Interviewing David Pinto

I was planning on posting the third and final part of my Greg Maddux analysis today; however, I am making updates to my Pitch F/X database and will have to delay the final part, a look at his selection and results in 1-1 counts, until next Thursday.
There are several great baseball websites with statistical analysis as its calling card but few are more popular and well-known than Baseball Musings.  Founded and maintained by David Pinto, the site offers a wide array of features ranging from news updates across the blogosphere to a nifty little tool that allows readers to find their team’s optimum run-producing lineup.
I recently sat down with (e-mailed) David and spoke (typed) to him about his career as a baseball writer and analyst as well as a few other topics.
ES: Let’s start with an introduction for anyone reading who does not happen to know who you are.  If you could sum up your work and career into three sentences, what would you say?
DP: I started as a biochemistry major, was working in immunology, got interested in computers, and found my way to STATS, Inc.  They supplied me to ESPN as a consultant for ten years, where I was essentially the lead researcher for Baseball Tonight.  I’ve also done research for Fox Sports and Baseball Info Solutions, as well as hosting Baseball Tonight Online.
ES: When working for STATS, Inc and ESPN, what was your normal day like, if you had a normal day, in terms of your responsibilities and hours?
DP: The two jobs overlapped.  I worked from my home for STATS, and would spend the morning working on any programming issues that came up.  In the afternoon I would travel to Bristol (ESPN HQ) and spend my first hour there putting together reports and coming up with graphic ideas for the show meeting.  Other people would bring up graphics ideas and I would spend a couple of more hours working on those.  I’d then spend some time working on game notes for the ESPN telecasts.  While games were going on, new graphic ideas would come up and I’d work on those as well.  During the show I was just off camera offering any support needed.  During the offseason, though, I would spend all day programming for STATS.
ES: Looking back on your time at both of these jobs, including hosting BBTN Online, how would you rate your overall experience?  Fun?  Or more along the lines of an everyday job?
DP: The experience was very good.  It was grinding at times, but always fun.  It definitely wasn’t just another job.
ES: Now, in 2002, you started blogging full time with Baseball Musings.  So… Baseball Musings… great website?  Or the greatest website?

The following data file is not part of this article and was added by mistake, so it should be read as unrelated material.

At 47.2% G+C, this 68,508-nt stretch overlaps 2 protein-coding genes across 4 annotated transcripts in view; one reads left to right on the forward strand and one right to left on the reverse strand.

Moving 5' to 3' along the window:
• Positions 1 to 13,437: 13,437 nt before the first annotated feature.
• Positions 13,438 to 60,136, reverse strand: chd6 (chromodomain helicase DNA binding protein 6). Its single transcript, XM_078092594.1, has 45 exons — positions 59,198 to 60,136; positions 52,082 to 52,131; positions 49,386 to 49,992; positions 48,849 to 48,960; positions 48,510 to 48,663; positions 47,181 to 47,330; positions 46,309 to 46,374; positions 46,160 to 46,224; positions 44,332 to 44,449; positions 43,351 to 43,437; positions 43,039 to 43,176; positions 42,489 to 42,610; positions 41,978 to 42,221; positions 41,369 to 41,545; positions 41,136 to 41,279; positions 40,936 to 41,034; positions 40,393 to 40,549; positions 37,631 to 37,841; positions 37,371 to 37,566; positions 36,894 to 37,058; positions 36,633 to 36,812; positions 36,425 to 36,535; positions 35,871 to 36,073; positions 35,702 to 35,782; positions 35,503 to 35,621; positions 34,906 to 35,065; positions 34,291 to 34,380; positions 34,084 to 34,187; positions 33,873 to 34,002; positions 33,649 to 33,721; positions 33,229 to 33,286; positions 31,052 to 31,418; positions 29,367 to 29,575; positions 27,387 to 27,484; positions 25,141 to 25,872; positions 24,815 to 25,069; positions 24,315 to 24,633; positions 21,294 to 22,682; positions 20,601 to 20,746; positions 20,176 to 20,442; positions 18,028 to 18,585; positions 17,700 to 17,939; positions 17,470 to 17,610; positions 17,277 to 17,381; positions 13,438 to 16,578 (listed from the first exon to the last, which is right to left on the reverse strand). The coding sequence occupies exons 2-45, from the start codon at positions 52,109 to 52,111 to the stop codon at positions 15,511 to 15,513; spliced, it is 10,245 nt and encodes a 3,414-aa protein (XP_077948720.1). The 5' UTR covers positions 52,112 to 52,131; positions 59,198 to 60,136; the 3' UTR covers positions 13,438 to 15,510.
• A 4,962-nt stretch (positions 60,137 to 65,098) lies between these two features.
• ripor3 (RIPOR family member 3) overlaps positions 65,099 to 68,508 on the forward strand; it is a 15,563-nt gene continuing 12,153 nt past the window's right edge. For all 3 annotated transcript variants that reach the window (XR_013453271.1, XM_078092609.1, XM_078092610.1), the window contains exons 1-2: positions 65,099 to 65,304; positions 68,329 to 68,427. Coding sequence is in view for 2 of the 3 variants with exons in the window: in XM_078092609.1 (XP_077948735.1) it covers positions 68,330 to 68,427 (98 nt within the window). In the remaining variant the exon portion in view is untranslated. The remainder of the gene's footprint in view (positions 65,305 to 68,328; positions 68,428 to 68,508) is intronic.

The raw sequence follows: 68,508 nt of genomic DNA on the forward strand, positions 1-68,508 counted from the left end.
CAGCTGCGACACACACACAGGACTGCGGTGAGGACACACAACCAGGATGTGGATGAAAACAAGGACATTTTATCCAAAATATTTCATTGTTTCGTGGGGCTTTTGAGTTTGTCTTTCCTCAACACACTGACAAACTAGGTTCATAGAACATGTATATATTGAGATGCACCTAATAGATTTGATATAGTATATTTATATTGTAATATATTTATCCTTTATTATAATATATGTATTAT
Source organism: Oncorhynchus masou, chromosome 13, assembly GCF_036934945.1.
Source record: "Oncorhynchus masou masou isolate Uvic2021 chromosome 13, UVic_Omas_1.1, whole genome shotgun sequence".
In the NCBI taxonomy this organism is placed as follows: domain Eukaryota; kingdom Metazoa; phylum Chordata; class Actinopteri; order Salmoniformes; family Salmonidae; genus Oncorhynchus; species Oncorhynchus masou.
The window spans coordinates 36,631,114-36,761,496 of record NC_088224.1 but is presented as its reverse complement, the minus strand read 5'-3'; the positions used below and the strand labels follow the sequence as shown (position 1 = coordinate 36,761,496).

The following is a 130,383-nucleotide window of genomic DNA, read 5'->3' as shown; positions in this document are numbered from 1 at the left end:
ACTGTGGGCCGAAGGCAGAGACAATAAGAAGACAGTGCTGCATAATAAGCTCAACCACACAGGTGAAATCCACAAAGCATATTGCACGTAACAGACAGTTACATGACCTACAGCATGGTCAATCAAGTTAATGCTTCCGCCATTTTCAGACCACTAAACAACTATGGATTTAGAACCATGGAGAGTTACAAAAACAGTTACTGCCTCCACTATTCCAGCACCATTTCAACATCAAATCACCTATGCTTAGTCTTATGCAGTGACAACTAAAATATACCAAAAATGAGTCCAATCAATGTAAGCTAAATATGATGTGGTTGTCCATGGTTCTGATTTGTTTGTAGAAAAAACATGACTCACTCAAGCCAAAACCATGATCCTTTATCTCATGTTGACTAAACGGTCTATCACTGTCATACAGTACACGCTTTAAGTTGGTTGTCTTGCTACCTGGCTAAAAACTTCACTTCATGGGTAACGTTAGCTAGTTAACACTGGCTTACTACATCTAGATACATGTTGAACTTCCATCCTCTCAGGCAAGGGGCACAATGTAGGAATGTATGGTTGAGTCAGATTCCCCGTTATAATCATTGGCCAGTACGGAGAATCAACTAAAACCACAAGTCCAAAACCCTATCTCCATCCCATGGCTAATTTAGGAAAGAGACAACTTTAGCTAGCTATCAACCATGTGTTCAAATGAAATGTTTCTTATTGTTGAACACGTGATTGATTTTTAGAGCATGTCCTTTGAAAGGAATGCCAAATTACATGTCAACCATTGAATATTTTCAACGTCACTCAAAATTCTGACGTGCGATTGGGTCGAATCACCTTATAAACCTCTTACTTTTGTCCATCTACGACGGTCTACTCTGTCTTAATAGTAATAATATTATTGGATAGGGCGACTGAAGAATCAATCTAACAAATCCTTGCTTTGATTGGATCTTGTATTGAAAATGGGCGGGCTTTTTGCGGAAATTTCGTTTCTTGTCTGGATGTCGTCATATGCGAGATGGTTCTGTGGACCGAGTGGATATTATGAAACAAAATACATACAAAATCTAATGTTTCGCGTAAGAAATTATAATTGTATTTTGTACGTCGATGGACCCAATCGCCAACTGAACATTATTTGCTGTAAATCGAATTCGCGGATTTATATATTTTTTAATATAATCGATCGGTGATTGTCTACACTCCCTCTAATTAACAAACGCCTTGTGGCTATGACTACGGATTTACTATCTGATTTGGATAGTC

DP: People seem to like it, so I’m happy.
ES: How does one get to blog full time?  Is it based solely on ad-based revenue or did it need some start up from investors?
DP: I had been blogging for three years when I lost my job.  I decided blogging was what I really wanted to do.  My business plan was Blog -> ? -> Profit.  Fortunately, the ?, filled itself in as advertisers found me.
ES: Musings is slowly becoming what used to be for me in terms of showing interesting stories spanning the entire league, but there is so much more your site offers that many still fail to take advantage of.  Could you explain how features like the Day-to-Day Database, Lineup Analysis, and Defensive Charts could enhance someone’s work?
DP: The Day to Day database has batting and pitching lines for each player back to 1957.  Because it’s date based, you can look at a player or group of players over any time period.  There is also batting event data going back to 2000.  Again, since this is date based, you can find out for example what someone is hitting with RISP over the last two weeks or last two years.  More splits out there are season based.  The Lineup Analysis is a fun tool that, given nine on-base percentages and slugging percentages, calculates the optimum lineup.  The defensive charts are from the Probabilistic Model of Range, a new way of measuring range based on the probability of turning a batted ball into an out based on a number of factors.
ES: In terms of blogging full time, something I’m sure many, many people would love to do, what goes into running and maintaining an extremely popular blog?
DP: I get up early, update the Day to Day Database, look at late box scores and headlines, and when I see something interesting I write about it.  About 10 AM I go off to my part time job.  I get back after 2, watch games, write articles or prepare for my radio show, and blog about anything interesting that happens.  I stay up late if there’s anything interesting happening in the late games.